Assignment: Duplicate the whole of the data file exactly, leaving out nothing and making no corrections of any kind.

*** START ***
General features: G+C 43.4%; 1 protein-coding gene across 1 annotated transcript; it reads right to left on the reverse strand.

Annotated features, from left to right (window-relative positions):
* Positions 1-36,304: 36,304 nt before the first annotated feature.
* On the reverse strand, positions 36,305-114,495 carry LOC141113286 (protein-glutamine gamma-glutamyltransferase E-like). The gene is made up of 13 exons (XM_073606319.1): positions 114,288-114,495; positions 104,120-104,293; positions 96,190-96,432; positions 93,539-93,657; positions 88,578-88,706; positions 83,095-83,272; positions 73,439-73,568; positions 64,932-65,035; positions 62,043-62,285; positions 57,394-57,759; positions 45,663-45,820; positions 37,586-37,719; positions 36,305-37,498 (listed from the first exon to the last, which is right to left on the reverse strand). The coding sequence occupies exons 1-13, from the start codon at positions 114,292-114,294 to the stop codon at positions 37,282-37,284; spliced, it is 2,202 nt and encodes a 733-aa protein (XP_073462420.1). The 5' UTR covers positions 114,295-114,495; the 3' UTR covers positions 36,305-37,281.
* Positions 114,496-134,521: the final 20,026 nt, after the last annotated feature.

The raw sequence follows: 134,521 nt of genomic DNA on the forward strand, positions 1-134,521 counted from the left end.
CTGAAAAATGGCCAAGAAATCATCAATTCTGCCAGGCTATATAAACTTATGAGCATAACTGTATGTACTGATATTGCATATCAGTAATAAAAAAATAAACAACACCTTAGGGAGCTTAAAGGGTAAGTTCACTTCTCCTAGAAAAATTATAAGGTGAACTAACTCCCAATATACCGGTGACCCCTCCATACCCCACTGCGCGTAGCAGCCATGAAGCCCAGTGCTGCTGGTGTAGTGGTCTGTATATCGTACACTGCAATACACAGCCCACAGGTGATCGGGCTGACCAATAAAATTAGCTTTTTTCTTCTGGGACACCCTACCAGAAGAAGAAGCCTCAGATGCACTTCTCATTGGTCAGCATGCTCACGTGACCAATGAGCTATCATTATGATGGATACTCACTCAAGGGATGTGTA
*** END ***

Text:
General features: G+C 43.4%; 1 protein-coding gene across 1 annotated transcript; it reads right to left on the reverse strand.

Annotated features, from left to right (window-relative positions):
* Positions 1-36,304: 36,304 nt before the first annotated feature.
* On the reverse strand, positions 36,305-114,495 carry LOC141113286 (protein-glutamine gamma-glutamyltransferase E-like). The gene is made up of 13 exons (XM_073606319.1): positions 114,288-114,495; positions 104,120-104,293; positions 96,190-96,432; positions 93,539-93,657; positions 88,578-88,706; positions 83,095-83,272; positions 73,439-73,568; positions 64,932-65,035; positions 62,043-62,285; positions 57,394-57,759; positions 45,663-45,820; positions 37,586-37,719; positions 36,305-37,498 (listed from the first exon to the last, which is right to left on the reverse strand). The coding sequence occupies exons 1-13, from the start codon at positions 114,292-114,294 to the stop codon at positions 37,282-37,284; spliced, it is 2,202 nt and encodes a 733-aa protein (XP_073462420.1). The 5' UTR covers positions 114,295-114,495; the 3' UTR covers positions 36,305-37,281.
* Positions 114,496-134,521: the final 20,026 nt, after the last annotated feature.

The raw sequence follows: 134,521 nt of genomic DNA on the forward strand, positions 1-134,521 counted from the left end.
CTGAAAAATGGCCAAGAAATCATCAATTCTGCCAGGCTATATAAACTTATGAGCATAACTGTATGTACTGATATTGCATATCAGTAATAAAAAAATAAACAACACCTTAGGGAGCTTAAAGGGTAAGTTCACTTCTCCTAGAAAAATTATAAGGTGAACTAACTCCCAATATACCGGTGACCCCTCCATACCCCACTGCGCGTAGCAGCCATGAAGCCCAGTGCTGCTGGTGTAGTGGTCTGTATATCGTACACTGCAATACACAGCCCACAGGTGATCGGGCTGACCAATAAAATTAGCTTTTTTCTTCTGGGACACCCTACCAGAAGAAGAAGCCTCAGATGCACTTCTCATTGGTCAGCATGCTCACGTGACCAATGAGCTATCATTATGATGGATACTCACTCAAGGGATGTGTA